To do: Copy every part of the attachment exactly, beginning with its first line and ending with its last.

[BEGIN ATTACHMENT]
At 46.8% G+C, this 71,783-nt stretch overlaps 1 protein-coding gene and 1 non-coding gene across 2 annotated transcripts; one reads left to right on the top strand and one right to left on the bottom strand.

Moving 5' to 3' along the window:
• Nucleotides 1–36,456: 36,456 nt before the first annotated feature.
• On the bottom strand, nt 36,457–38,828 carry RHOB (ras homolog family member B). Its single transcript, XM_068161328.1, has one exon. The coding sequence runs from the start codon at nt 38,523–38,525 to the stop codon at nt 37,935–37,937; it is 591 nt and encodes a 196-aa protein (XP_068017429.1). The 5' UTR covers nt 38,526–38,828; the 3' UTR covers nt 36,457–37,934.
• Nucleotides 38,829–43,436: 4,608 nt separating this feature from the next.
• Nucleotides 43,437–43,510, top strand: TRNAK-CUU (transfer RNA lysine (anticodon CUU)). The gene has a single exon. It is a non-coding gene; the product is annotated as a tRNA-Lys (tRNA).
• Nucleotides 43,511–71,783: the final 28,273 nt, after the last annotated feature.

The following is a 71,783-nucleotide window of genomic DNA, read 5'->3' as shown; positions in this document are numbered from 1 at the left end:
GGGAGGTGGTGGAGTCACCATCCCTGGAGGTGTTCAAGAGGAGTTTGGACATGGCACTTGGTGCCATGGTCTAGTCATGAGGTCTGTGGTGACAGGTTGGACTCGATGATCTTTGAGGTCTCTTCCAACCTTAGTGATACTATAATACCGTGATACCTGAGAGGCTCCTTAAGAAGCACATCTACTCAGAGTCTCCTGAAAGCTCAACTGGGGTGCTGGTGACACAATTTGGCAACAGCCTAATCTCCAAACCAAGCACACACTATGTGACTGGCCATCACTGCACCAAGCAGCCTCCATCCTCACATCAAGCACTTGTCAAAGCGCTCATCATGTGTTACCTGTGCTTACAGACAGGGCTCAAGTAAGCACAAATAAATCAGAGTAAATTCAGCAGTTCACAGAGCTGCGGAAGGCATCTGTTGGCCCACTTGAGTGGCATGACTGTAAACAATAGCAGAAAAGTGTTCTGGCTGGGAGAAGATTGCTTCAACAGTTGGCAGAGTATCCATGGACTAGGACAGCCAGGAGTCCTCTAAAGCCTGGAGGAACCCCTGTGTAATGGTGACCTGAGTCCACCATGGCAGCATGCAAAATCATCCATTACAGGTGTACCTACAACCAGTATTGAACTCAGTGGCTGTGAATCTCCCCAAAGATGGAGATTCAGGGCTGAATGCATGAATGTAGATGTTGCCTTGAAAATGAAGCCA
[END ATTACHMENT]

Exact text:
At 46.8% G+C, this 71,783-nt stretch overlaps 1 protein-coding gene and 1 non-coding gene across 2 annotated transcripts; one reads left to right on the top strand and one right to left on the bottom strand.

Moving 5' to 3' along the window:
• Nucleotides 1–36,456: 36,456 nt before the first annotated feature.
• On the bottom strand, nt 36,457–38,828 carry RHOB (ras homolog family member B). Its single transcript, XM_068161328.1, has one exon. The coding sequence runs from the start codon at nt 38,523–38,525 to the stop codon at nt 37,935–37,937; it is 591 nt and encodes a 196-aa protein (XP_068017429.1). The 5' UTR covers nt 38,526–38,828; the 3' UTR covers nt 36,457–37,934.
• Nucleotides 38,829–43,436: 4,608 nt separating this feature from the next.
• Nucleotides 43,437–43,510, top strand: TRNAK-CUU (transfer RNA lysine (anticodon CUU)). The gene has a single exon. It is a non-coding gene; the product is annotated as a tRNA-Lys (tRNA).
• Nucleotides 43,511–71,783: the final 28,273 nt, after the last annotated feature.

The following is a 71,783-nucleotide window of genomic DNA, read 5'->3' as shown; positions in this document are numbered from 1 at the left end:
GGGAGGTGGTGGAGTCACCATCCCTGGAGGTGTTCAAGAGGAGTTTGGACATGGCACTTGGTGCCATGGTCTAGTCATGAGGTCTGTGGTGACAGGTTGGACTCGATGATCTTTGAGGTCTCTTCCAACCTTAGTGATACTATAATACCGTGATACCTGAGAGGCTCCTTAAGAAGCACATCTACTCAGAGTCTCCTGAAAGCTCAACTGGGGTGCTGGTGACACAATTTGGCAACAGCCTAATCTCCAAACCAAGCACACACTATGTGACTGGCCATCACTGCACCAAGCAGCCTCCATCCTCACATCAAGCACTTGTCAAAGCGCTCATCATGTGTTACCTGTGCTTACAGACAGGGCTCAAGTAAGCACAAATAAATCAGAGTAAATTCAGCAGTTCACAGAGCTGCGGAAGGCATCTGTTGGCCCACTTGAGTGGCATGACTGTAAACAATAGCAGAAAAGTGTTCTGGCTGGGAGAAGATTGCTTCAACAGTTGGCAGAGTATCCATGGACTAGGACAGCCAGGAGTCCTCTAAAGCCTGGAGGAACCCCTGTGTAATGGTGACCTGAGTCCACCATGGCAGCATGCAAAATCATCCATTACAGGTGTACCTACAACCAGTATTGAACTCAGTGGCTGTGAATCTCCCCAAAGATGGAGATTCAGGGCTGAATGCATGAATGTAGATGTTGCCTTGAAAATGAAGCCA